Humans of Assamaka

Niger

Niger is affected by violence and displacement around its border regions, which are part of the central Sahel and the Lake Chad basin.

Niger, Burkina Faso, and Mali share a border region in the central Sahel where state and non-state groups operate against a backdrop of high levels of poverty, climate change, rapid population growth, and increased competition for dwindling resources. 

Southeastern Niger is part of the Lake Chad Basin, where violence that began in Nigeria in 2009 spread. The region was already extremely vulnerable due to social inequalities, poverty, poor infrastructure and recurrent droughts. MSF runs health programmes throughout Niger. 
 

Key Activities

Treatment of malnutrition - English
video
Niger

Treating severely malnourished children in Madarounfa

July 2021

Every year from July to October, the combination of the hunger gap and rainy season triggers a spike in the number of children suffering from acute malnutrition and malaria in southern Niger. Follow our teams through our hospital in Madarounfa where we treat severely malnourished children with emergency care.

Our activities in 2021 in Niger

Data and information from the International Activity Report 2021.

MSF in Niger in 2021 Médecins Sans Frontières (MSF) scaled up activities in response to the volatile humanitarian situation in Niger in 2021, caused by conflict, internal displacement, chronic food insecurity and disease outbreaks.
Map_Niger_2021.png

In Zinder and Maradi regions, the combination of an early malaria peak and a poor agricultural season led to a significant increase in the number of children needing care. We also saw an unprecedented number of severely malnourished children coming across the border from Nigeria.  

In Maradi, we tripled our intake capacity by launching two new emergency nutrition projects through inpatient and outpatient care in Aguie and Guidam Roumjdi districts, and stepped-up activities, including intensive therapeutic feeding and paediatric care, in Madarounfa district.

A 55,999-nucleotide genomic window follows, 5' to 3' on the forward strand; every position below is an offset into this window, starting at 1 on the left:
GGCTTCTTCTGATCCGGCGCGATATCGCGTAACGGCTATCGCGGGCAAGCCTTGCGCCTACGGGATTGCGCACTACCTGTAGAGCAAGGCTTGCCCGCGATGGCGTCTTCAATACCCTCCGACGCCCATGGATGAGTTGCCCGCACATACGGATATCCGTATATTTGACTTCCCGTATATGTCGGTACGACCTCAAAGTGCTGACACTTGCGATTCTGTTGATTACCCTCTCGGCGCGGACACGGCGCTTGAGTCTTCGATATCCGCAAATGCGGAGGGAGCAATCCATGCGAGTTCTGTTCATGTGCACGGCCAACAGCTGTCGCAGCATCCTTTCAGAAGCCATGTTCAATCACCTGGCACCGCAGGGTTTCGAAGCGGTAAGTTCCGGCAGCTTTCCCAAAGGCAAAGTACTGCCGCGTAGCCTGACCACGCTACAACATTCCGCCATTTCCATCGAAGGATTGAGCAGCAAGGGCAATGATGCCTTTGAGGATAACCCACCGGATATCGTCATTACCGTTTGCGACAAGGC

The security situation in Tillabéri region, which borders Mali and Burkina Faso, deteriorated in 2021. A spate of attacks on civilians led the region into a state of violence and internal displacement. To respond to the increased needs in Torodi, Banibangou and Ayorou districts, MSF recruited extra medical staff, conducted mobile clinics, rehabilitated the emergency unit and built a blood bank, an observation unit, and sterilisation and mental health consultation rooms. 

In Diffa region, we ran community consultations to help reduce the workload on hospitals during malaria season, provided paediatric and obstetric care, mental health support and treatment for sexual violence. 

The flow of migrants expelled from Algeria, in unofficial convoys arriving in Assamaka, did not decrease, despite tough anti-migration policies and border closures due to COVID-19. A toll-free number set up for migrants in transit continues to receive calls, and enables MSF teams to rescue migrants who have been tortured and dumped in the desert. 

Throughout 2021, MSF supported the health authorities’ responses to epidemics and floods, and vaccination campaigns against measles, meningitis, cholera and polio.  

 

In 2021
 
DISTRICT HOSPITAL OF MADAROUNFA, NIGER
Niger

Airstrike kills 12 people including children in south Niger

Press Release 21 Feb 2022
 
Niger - Magaria Paediatric Unit
Niger

Working with the community to counter malaria and malnutrition

Project Update 3 Feb 2022
 
Niger: Treating water in communities to prevent malaria
Niger

Combating malaria through water treatment for communities in Niger

Project Update 14 Sep 2021
 
Measles vaccination campaign - Niger May 2021
Measles

Niger: “If vaccinations fail to happen, the effects will be felt for years to come”

Interview 21 May 2021
 
People on the move in Assamaka, Agadez
Refugees, IDPs and people on the move

Deportations put migrants’ lives at risk in Niger

Project Update 20 Apr 2021
 
COVID-19 Response in Niger
Coronavirus COVID-19 pandemic

Facing multiple challenges in responding to COVID-19 in Niger

Project Update 3 Jun 2020

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17 December 2018